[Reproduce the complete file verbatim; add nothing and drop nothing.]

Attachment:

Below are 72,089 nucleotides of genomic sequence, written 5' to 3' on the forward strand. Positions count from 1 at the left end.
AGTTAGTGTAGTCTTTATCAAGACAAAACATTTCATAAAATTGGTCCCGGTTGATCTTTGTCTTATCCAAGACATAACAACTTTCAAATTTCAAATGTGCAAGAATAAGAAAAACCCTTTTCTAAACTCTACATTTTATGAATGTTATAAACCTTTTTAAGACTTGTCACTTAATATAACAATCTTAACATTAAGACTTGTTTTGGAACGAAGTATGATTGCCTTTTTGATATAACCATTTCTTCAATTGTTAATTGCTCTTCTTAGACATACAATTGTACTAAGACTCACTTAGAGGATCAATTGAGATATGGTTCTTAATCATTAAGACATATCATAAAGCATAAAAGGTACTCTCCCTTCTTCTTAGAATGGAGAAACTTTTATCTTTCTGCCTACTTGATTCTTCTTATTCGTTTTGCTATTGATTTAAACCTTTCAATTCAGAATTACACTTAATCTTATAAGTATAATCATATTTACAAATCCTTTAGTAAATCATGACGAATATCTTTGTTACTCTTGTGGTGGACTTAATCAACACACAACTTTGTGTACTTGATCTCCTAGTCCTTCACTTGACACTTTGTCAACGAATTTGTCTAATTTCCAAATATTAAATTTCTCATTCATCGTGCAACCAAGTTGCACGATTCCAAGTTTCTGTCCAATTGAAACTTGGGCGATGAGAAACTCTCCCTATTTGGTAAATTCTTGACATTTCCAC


Below are 72,089 nucleotides of genomic sequence, written 5' to 3' on the forward strand. Positions count from 1 at the left end.
AGTTAGTGTAGTCTTTATCAAGACAAAACATTTCATAAAATTGGTCCCGGTTGATCTTTGTCTTATCCAAGACATAACAACTTTCAAATTTCAAATGTGCAAGAATAAGAAAAACCCTTTTCTAAACTCTACATTTTATGAATGTTATAAACCTTTTTAAGACTTGTCACTTAATATAACAATCTTAACATTAAGACTTGTTTTGGAACGAAGTATGATTGCCTTTTTGATATAACCATTTCTTCAATTGTTAATTGCTCTTCTTAGACATACAATTGTACTAAGACTCACTTAGAGGATCAATTGAGATATGGTTCTTAATCATTAAGACATATCATAAAGCATAAAAGGTACTCTCCCTTCTTCTTAGAATGGAGAAACTTTTATCTTTCTGCCTACTTGATTCTTCTTATTCGTTTTGCTATTGATTTAAACCTTTCAATTCAGAATTACACTTAATCTTATAAGTATAATCATATTTACAAATCCTTTAGTAAATCATGACGAATATCTTTGTTACTCTTGTGGTGGACTTAATCAACACACAACTTTGTGTACTTGATCTCCTAGTCCTTCACTTGACACTTTGTCAACGAATTTGTCTAATTTCCAAATATTAAATTTCTCATTCATCGTGCAACCAAGTTGCACGATTCCAAGTTTCTGTCCAATTGAAACTTGGGCGATGAGAAACTCTCCCTATTTGGTAAATTCTTGACATTTCCAC